|The Frankfurt-Tipp rating:|
|Original title:||Manbiki kazoku|
|Production country:||Japan 2018|
|Running time:||Approx. 121 min|
Osamu Shibata (Lily Franky) was once again successfully on a supermarket thieving spree with his son Shota (Kairi Jyo) when they find little girl Yuri (Miyu Sasaki) on their way home. The little girl was simply locked out in the freezing cold by her parents, for whom she is just an unwanted burden. Without further ado, Osamu decides to take the girl with him. Despite initial doubts, his wife Nobuyo (Sakura Andò) also takes in the new family member, even though the small home is more than overcrowded with grandmother Hatuse (Kilin Kiki) and Shota's half-sister Aki (Mayu Matsuoka). From then on, the girl leads a very simple life, but in the process experiences something that has been denied to her until now: love and attention. And so everything in this patchwork family seems to be heading for a happy ending, until an unforeseen incident reveals Osamu and Nobuyo's secrets - threatening to destroy Yuri's newfound family happiness for good.
Shoplifters - Family Ties, the winner of the Palme d'Or at the Cannes Film Festival, asks an interesting question: what makes a family? Blood ties? Wealth? Can you choose your family and can there be such a thing as true happiness even in a family-like construct that makes a living through theft and other racketeering? In the process, the viewer is thrown into a moral dilemma: we see how Yuri is treated by her biological parents. What Osamu and Nobuyo do may be legal at the beginning, but then it clearly becomes child abduction in legal terms. One is happy for the girl when her eyes sparkle with joy that she isn't constantly scolded here, but also taken in her arms once in a while. But this legitimizes the crime.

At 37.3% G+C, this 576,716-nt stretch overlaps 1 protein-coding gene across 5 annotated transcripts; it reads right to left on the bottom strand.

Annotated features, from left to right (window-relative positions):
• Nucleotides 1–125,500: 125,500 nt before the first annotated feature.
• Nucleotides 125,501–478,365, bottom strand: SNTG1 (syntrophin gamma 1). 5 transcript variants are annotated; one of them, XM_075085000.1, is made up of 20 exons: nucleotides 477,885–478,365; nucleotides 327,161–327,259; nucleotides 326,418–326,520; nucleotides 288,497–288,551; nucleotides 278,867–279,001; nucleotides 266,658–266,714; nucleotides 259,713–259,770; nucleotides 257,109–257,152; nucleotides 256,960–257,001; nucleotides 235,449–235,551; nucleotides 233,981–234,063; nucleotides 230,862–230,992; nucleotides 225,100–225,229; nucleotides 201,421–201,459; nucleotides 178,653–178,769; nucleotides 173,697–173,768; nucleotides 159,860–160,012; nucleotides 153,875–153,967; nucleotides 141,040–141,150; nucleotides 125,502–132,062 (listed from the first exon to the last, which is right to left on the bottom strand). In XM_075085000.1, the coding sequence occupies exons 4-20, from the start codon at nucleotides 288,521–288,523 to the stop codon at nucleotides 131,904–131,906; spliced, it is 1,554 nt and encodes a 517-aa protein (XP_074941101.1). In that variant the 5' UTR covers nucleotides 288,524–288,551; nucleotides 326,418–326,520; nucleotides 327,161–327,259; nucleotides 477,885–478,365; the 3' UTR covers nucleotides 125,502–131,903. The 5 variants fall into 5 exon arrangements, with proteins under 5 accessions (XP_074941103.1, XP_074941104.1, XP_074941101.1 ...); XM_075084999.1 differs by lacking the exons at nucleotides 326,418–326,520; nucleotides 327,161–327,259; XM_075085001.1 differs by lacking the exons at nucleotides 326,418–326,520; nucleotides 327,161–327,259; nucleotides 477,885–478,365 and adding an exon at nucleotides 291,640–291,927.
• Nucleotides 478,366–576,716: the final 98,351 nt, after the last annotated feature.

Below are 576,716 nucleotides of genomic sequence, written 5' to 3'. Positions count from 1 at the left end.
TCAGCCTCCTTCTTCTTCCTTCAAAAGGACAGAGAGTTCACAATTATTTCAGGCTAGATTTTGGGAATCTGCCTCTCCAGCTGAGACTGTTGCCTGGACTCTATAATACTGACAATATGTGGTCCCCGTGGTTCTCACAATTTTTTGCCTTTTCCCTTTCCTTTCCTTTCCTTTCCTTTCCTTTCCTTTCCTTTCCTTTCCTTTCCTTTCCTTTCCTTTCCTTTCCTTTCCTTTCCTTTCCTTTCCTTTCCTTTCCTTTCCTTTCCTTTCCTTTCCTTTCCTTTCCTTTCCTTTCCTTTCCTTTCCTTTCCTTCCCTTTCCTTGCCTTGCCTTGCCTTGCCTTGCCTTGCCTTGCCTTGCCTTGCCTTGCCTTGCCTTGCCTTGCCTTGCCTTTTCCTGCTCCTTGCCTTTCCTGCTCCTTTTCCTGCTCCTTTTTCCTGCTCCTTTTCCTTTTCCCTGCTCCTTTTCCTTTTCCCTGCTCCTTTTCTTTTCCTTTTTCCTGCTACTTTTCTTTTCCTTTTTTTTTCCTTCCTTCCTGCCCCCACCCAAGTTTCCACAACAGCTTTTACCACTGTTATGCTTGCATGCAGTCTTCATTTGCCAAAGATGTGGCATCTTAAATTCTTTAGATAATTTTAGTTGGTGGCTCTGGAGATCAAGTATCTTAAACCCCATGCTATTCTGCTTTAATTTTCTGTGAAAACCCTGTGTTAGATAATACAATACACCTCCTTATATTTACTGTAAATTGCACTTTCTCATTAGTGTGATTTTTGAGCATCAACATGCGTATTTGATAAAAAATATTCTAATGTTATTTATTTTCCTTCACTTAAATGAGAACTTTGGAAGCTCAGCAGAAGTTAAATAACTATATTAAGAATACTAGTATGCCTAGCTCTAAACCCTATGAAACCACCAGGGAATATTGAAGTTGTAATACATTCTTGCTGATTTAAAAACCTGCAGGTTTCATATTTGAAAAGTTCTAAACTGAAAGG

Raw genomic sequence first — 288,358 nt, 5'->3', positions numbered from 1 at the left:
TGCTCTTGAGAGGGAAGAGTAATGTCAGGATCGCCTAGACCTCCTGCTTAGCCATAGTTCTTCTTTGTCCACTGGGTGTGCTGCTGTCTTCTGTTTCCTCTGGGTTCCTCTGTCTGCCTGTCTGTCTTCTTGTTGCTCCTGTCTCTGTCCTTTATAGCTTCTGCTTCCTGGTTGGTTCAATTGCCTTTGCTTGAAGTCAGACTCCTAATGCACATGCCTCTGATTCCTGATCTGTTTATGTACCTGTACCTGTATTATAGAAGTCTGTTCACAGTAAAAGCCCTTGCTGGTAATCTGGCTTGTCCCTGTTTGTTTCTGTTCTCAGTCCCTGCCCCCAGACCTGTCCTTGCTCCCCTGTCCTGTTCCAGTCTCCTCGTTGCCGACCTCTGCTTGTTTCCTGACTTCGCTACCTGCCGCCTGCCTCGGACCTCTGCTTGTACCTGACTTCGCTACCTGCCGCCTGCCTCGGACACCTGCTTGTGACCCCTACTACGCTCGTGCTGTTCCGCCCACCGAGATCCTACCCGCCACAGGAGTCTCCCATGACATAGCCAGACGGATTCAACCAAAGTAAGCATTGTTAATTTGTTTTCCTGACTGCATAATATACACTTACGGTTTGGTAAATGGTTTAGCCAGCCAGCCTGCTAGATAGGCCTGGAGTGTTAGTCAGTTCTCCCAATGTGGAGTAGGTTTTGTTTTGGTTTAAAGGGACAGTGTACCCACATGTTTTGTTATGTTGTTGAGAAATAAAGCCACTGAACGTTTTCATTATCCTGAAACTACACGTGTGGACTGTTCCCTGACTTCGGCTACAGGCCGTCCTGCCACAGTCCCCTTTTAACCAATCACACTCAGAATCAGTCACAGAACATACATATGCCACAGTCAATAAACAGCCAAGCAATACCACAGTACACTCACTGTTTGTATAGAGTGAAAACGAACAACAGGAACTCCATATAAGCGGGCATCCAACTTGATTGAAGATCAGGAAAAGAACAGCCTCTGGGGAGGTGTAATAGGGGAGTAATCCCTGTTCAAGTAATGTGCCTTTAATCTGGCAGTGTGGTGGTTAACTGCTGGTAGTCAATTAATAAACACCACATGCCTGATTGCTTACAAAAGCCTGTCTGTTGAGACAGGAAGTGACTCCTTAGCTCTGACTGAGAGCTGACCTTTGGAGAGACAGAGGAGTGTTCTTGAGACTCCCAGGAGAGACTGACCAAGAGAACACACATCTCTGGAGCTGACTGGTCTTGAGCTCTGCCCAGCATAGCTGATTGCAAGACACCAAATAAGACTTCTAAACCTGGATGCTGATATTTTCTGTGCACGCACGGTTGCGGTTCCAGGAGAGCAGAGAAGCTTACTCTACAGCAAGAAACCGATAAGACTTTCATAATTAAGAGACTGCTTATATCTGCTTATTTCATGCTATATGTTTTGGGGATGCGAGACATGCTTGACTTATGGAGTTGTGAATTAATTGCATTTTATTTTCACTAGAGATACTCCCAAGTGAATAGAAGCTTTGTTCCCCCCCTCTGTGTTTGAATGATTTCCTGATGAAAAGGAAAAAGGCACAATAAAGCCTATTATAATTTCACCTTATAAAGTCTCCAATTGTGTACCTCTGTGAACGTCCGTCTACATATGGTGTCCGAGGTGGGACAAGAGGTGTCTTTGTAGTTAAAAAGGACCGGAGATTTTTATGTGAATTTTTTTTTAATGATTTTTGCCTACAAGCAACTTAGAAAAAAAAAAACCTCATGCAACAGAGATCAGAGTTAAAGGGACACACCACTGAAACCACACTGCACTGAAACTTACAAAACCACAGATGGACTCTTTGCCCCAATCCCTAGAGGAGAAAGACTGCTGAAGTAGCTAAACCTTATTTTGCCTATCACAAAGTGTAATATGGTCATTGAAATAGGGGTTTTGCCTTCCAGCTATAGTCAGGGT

You're quickly inclined to answer that with a resounding yes, because the girl is clearly better off away from her parents. But of course it's not that simple - nor should it be. Hirokazu Kore-Eda makes this impressively clear in his very quiet drama. The narrative tempo tends to zero at times, which is why the film, despite its really interesting and also moving story, is a bit exhausting in some moments - at least for viewers who are not used to such a pace. But it's really worth it to get involved with the sometimes unwieldy production. Because the story still takes twists and turns that make the action not only involving in a very subtle way, but also very moving.
Shoplifters - Family Ties is a film that makes you think, that touches and - at least friends of quiet arthouse cinema - also entertains well. Finally, another festival darling that not only excites the feuilleton, but could also appeal to a (slightly) broader audience. Worth seeing
An article by Frankfurt-Tipp